By Idrees Khawaja
People have been discussing and debating many aspects of the recently presented Federal Budget 2021-22. One aspect which has come to my mind is the issue of taxes and tax payments. One often comes across the attitude, ‘why should I pay tax’ in Pakistan. This attitude reflects the desire of the public to see ‘value for their money’. When the public fails to see their taxes being put to good use, it encourages non-payment. The solution is obvious:
- put tax money to good use, and
- tell the taxpayers how their money is being spent.
Suppose we scribbled something like this inside metro buses: ‘We have established this metro bus service with taxes paid by you. Pay your taxes to enjoy more and better public services.’
Similar notices may pop up inside public hospitals and schools, near motorways, flyovers and bridges in every nook and corner of the country. A look at the notices tells people that at least part of their tax money is being put to some use. Imagine the impact on the ‘why should I pay tax’ attitude. I for one, will appreciate the fact that my contribution is being put to good use and acknowledged.
We do not always put taxpayers’ money to good use. The general perception is that it ends up in Swiss accounts and in Dubai malls or supports the lavish lifestyles of public officials. The public is doubtful about whether these officials may always fully do what they pay them for — from the taxpayers’ money. So how do we combat this? Perhaps like this:
Consider the case of the typical Prime Minister performing Umrah during the last days of Ramazan. The news spreads and friends and relatives queue up to be taken along. The PM will board his special plane, while his 100-plus entourage boards a separate plane brought alongside on the tarmac.
Now suppose while climbing up the steps of his special plane, the prime minister notices the words embossed just over the entrance to the aircraft – ‘Pakistanis Have Paid for this Trip’. He postpones the trip and the next day boards a regular PIA flight to Jeddah. Only his immediate family accompanies him.
Assume (perhaps rightly), taxpayers pay for the President’s kitchen. The president arrives in the dining room for dinner with his family and there are many lavish dishes on the dining table. But the family, upon noticing ‘paid for by Pakistanis’ embossed on the corners of white Correlle dishes, moves back to the lounge without having dinner and order something on their own from a local eatery that delivers. Meanwhile, the President tells his staff that from the next day on, he would pay for kitchen expenses himself.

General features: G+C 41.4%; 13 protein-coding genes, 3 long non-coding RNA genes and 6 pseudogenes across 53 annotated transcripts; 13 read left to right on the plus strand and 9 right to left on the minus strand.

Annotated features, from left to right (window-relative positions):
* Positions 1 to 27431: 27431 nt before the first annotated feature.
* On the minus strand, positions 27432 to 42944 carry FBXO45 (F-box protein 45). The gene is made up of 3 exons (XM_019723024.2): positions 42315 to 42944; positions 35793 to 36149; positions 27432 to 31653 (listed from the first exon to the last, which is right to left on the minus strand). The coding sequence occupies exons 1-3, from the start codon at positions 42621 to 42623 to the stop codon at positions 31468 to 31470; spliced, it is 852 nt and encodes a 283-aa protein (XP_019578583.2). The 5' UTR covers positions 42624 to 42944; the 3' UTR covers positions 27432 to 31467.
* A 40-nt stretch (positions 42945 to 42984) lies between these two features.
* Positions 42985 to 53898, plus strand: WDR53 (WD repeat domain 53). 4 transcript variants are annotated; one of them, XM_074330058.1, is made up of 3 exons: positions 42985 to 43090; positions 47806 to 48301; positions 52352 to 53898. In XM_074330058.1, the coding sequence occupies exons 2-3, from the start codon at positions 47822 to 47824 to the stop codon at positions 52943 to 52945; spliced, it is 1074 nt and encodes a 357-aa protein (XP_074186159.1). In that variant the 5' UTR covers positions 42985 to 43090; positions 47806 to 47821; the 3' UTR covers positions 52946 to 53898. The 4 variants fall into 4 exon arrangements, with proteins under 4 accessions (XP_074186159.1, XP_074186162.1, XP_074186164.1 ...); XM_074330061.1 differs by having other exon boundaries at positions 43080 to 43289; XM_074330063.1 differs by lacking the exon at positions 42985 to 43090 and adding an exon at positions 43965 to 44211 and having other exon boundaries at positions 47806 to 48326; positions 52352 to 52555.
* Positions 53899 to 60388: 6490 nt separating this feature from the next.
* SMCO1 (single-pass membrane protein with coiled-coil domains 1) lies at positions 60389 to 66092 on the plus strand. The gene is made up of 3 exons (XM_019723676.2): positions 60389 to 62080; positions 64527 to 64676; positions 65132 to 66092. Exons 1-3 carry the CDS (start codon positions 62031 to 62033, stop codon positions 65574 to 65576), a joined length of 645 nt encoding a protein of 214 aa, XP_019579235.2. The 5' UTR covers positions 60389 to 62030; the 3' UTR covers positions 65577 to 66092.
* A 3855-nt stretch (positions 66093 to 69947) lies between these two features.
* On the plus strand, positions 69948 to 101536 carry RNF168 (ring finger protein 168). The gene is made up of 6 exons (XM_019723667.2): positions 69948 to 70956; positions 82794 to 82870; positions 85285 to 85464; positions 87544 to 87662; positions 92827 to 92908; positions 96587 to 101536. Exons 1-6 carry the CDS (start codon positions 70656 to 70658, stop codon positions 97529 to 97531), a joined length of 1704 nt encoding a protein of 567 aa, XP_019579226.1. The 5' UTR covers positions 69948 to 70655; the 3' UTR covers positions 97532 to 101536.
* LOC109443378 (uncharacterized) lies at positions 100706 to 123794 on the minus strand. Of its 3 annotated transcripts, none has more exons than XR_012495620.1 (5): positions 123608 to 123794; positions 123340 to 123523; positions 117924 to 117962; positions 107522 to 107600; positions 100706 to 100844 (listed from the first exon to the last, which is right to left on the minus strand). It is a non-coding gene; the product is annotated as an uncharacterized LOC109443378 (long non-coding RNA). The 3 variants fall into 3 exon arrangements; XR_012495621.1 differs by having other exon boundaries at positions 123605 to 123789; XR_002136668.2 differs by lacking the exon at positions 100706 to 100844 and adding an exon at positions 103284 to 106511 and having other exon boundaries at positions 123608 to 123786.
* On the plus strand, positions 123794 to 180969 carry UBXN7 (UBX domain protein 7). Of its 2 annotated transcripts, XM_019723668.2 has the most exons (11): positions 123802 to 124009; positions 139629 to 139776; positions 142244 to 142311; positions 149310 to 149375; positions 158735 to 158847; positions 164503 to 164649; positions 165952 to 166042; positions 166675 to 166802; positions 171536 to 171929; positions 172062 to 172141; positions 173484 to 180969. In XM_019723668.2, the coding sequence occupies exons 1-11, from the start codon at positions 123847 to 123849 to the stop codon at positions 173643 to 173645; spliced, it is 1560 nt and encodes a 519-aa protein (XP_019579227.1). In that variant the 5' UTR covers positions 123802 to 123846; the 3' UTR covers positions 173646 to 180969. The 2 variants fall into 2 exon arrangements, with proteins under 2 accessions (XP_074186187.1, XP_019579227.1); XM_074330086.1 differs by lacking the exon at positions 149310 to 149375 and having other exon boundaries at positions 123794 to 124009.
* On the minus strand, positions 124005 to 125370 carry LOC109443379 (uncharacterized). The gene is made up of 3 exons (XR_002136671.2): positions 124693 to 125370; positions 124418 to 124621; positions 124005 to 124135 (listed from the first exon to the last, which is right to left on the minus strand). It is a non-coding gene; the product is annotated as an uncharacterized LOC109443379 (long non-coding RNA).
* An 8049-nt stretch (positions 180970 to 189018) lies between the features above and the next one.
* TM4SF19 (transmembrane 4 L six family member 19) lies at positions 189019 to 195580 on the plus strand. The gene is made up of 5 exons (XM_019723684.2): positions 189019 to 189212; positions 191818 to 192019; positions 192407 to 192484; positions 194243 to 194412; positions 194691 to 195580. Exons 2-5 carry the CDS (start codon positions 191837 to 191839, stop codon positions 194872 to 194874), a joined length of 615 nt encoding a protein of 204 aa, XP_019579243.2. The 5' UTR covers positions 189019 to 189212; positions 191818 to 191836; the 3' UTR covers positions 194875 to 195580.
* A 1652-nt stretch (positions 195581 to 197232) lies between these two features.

How about scribbling on the walls public servants’ offices; ‘salary paid for by Pakistanis’? Here is a glimpse of the potential benefits. A villager goes to the police station in the dead of night to tell the SHO that someone has stolen his buffalo. But the SHO gets angry with the villager for disturbing his sleep. So they get into a heated argument in the SHO’s office. Finally the SHO stands up to tell the villager in the local colloquial ‘I am not your father’s servant’.
But at this moment, he glimpses ‘salary paid for by Pakistanis’ scribbled on the wall in front. The SHO sits down, has a glass of water, registers the FIR and sends a raiding party to recover the poor man’s buffalo.
Twenty-five years hence, we amend the NAB ordinance to take off the plea-bargain clause. The authorities investigate and sentence former Prime Ministers and Ministers for corruption. The courts now decide cases of murder and property dispute within months rather than decades. The younger generation is not familiar with the word ‘bhatta’; and we pay the unemployed a decent stipend out of tax revenues raised.
By then, PTV News, run on taxpayers’ money, has become the most reliable source of independent and timely news. Its talk shows earn the best ratings because of their informative content and unbiased handling by anchors. Also, we have sold off government-owned housing in urban centres, including the ones for the armed forces, and run at the taxpayers’ expense. We pay all government employees is enough to afford decent housing. Patwaris, paid out of taxpayers’ money, no longer provide men for the rallies of the party in power.
We no longer spend taxpayers’ money on inauguration ceremonies of metros, dams and conferences. Also the president and ministers do not grace convocations. We no longer see advertisements, made at taxpayers’ expense, glorifying the policies of the party in power. Healthcare is completely in the public sector, there are no private schools and there are no out-of-school children — all study till grade 12 is at taxpayers’ expense in public schools. The chauffeur of the Prime Minister drives his own son and the son of the Prime Minister in a modest car to a single school, and the two children study together. The tax-to-GDP ratio has now risen phenomenally — to reach 40%!
Editor’s Note: An earlier version of this article originally appeared in Dawn on August 23rd, 2015. https://www.dawn.com/news/1202207
About the author:
Idrees Khawaja is Senior Research Economist, PIDE